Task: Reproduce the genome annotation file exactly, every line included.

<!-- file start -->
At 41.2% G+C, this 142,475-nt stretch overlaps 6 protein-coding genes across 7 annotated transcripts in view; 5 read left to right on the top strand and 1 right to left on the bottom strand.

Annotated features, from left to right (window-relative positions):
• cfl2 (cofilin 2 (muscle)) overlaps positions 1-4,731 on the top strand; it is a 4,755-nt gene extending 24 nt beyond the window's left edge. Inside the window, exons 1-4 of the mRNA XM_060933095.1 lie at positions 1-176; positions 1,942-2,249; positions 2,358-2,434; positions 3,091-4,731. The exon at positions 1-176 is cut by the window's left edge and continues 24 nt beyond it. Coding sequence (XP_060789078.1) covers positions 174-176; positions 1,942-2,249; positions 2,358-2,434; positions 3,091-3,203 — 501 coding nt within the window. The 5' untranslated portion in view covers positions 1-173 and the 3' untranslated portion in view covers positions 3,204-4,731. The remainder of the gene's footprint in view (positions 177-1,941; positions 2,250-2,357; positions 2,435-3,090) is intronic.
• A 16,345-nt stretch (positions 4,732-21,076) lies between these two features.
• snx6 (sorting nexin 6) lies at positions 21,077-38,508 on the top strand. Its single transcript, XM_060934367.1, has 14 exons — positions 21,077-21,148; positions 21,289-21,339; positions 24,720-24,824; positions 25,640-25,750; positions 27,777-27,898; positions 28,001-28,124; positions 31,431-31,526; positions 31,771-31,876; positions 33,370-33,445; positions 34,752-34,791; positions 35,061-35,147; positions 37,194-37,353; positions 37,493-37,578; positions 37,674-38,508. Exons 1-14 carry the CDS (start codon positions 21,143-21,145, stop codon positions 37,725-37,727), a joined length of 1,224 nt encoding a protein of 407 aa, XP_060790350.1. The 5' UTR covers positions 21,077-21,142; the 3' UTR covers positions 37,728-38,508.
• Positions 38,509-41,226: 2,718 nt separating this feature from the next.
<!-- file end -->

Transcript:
At 41.2% G+C, this 142,475-nt stretch overlaps 6 protein-coding genes across 7 annotated transcripts in view; 5 read left to right on the top strand and 1 right to left on the bottom strand.

Annotated features, from left to right (window-relative positions):
• cfl2 (cofilin 2 (muscle)) overlaps positions 1-4,731 on the top strand; it is a 4,755-nt gene extending 24 nt beyond the window's left edge. Inside the window, exons 1-4 of the mRNA XM_060933095.1 lie at positions 1-176; positions 1,942-2,249; positions 2,358-2,434; positions 3,091-4,731. The exon at positions 1-176 is cut by the window's left edge and continues 24 nt beyond it. Coding sequence (XP_060789078.1) covers positions 174-176; positions 1,942-2,249; positions 2,358-2,434; positions 3,091-3,203 — 501 coding nt within the window. The 5' untranslated portion in view covers positions 1-173 and the 3' untranslated portion in view covers positions 3,204-4,731. The remainder of the gene's footprint in view (positions 177-1,941; positions 2,250-2,357; positions 2,435-3,090) is intronic.
• A 16,345-nt stretch (positions 4,732-21,076) lies between these two features.
• snx6 (sorting nexin 6) lies at positions 21,077-38,508 on the top strand. Its single transcript, XM_060934367.1, has 14 exons — positions 21,077-21,148; positions 21,289-21,339; positions 24,720-24,824; positions 25,640-25,750; positions 27,777-27,898; positions 28,001-28,124; positions 31,431-31,526; positions 31,771-31,876; positions 33,370-33,445; positions 34,752-34,791; positions 35,061-35,147; positions 37,194-37,353; positions 37,493-37,578; positions 37,674-38,508. Exons 1-14 carry the CDS (start codon positions 21,143-21,145, stop codon positions 37,725-37,727), a joined length of 1,224 nt encoding a protein of 407 aa, XP_060790350.1. The 5' UTR covers positions 21,077-21,142; the 3' UTR covers positions 37,728-38,508.
• Positions 38,509-41,226: 2,718 nt separating this feature from the next.